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Neuroscience
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It’s All in Your Head: Why Neuroscience Is the Key to Talent Development

Thursday, January 14, 2016
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Why should talent development professionals learn about neuroscience? Why should we study the workings of the brain and nervous system? 

Understanding the brain helps us explain why instructional design practices work. It helps us understand why people embrace change—or not—and why some leadership practices are more effective than others. When we understand the brain, we gain personal insights that make us more influential and successful. 

Basic Brain Science

In recent years, we’ve learned a lot about the brain, primarily because of advanced tools and methods for examining and dynamically testing it. But we’ve only scratched the surface. As far as we know, the human brain is one of the most complex thing in the universe. This amazingly intricate organ is relatively small; it weighs two or three pounds, about 2 percent of most people’s body weight. But the brain is like a small power plant: It consumes 20 percent of your body’s energy, and uses 20 percent of your blood supply and oxygen. 

The brain has about 86 billion neurons. To illustrate the magnitude of that number (and because neurons, a special type of cell, often look like a tree), I compared the number of neurons in one brain with the number of trees in the State of Washington, the Evergreen State. The U.S. Forest Service estimates that there are 8.5 billion trees in the Evergreen State that have a diameter of one inch or larger. Your brain has 10 times as many neurons as there are trees in the State of Washington! 

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It’s those neurons that make you the person you are. The firing of neurons controls your autonomic body functions, such as respiration, digestion, and circulation, and accounts for your movement, both conscious and unconscious. And it’s our need to move that might explain why we even have a brain. At the risk of oversimplification, let’s consider two of the major differences between plants and animals. First, unlike plants, animals have a nervous system that (in higher-order animals, at least) includes a brain. Second, unlike plants, animals propel themselves. Animals move. Our need to move requires a brain. 

What Neuroscience Can Tell Us About the Workplace

Some neuroscientists refer to the four Fs, a cheeky mnemonic to help us consider the movements undertaken to ensure our survival. For threats, there are two typical responses: fight or flight. For movements toward rewards that ensure our survival, we have feed and, because we need to procreate to ensure survival of our species, we have the fourth F: fool around. 

Understanding how the brain’s threat and reward networks cause us to move toward some things and away from others is key to applying neuroscience to talent development. Whenever we see approach or avoidance behaviors, we can ask why they happen.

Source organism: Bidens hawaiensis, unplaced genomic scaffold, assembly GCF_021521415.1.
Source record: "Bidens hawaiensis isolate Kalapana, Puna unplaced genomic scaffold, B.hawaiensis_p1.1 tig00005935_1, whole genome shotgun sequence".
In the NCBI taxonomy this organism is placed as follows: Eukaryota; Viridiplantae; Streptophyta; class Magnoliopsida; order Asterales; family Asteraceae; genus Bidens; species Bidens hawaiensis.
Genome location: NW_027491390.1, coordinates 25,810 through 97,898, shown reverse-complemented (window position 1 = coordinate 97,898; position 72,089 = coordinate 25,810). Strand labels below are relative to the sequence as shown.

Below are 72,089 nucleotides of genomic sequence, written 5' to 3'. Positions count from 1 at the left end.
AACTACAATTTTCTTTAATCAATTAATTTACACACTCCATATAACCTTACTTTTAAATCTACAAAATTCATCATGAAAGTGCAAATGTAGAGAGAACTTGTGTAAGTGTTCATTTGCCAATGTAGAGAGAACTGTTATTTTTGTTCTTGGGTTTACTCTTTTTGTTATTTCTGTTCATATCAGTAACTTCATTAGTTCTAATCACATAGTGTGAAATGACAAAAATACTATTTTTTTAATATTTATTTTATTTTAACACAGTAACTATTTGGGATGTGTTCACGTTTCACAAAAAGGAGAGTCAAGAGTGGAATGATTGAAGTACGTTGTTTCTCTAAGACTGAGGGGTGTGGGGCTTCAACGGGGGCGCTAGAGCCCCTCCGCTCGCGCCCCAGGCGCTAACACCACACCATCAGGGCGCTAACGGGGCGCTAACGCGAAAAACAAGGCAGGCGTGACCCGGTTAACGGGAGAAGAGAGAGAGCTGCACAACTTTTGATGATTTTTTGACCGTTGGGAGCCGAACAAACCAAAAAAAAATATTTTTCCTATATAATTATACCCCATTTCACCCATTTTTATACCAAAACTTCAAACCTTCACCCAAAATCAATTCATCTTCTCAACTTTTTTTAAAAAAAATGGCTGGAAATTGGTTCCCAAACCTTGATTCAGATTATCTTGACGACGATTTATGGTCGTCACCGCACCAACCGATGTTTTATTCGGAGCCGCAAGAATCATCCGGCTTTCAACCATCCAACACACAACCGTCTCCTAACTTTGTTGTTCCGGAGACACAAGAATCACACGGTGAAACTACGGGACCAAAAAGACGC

For instance, why do some learners reject feedback? Why do many employees resist an organizational change initiative? Why do some learners engage in deep, focused, and sustained practice to improve? Why do some managers bully employees? Why do some employees demonstrate high levels of engagement and exert extraordinary discretionary effort? Why do employees generally dislike performance appraisals? Why do some teams descend into dysfunction? 

For any of these questions, we can employ the 5 Whys method to get to the root cause. And if you ask why enough times, you will eventually reach the brain. 

While neuroscience doesn’t tell us what to do, it helps explains why research-based and empirically proven practices work. In future postings, we’ll dive into brain functions, especially the threat and reward networks. We’ll also explore specific applications of neuroscience to performance management, leadership development, leading change, and succession management. For each of these topics, we’ll learn how neuroscience can help us influence and lead others, and help them approach desired behaviors and avoid objectionable behaviors.

About the Author
Kim Ruyle is President of Inventive Talent Consulting, LLC, a Miami-based firm that provides strategic talent management and organizational development consulting for leading global organizations. He is an Associate in Korn Ferry’s Global Associate Network. Kim has thirty years of experience in human resources, organizational development, and general management. Previously, he spent nearly six years with Korn Ferry Leadership and Talent Consulting, most of it serving as Vice President of Research & Development where he led the development of assessments, HR tools, and thought leadership. Kim has presented at more than fifty national and international conferences, published dozens of articles and book chapters, served on numerous expert panels and editorial boards, and authored or co-authored five books on talent management and leadership development. Kim has been privileged to work with senior leaders in 30 countries. His academic credentials include three master’s degrees and a PhD. Kim’s latest book, Lessons from a CEO’s Journal, was published in 2014. 
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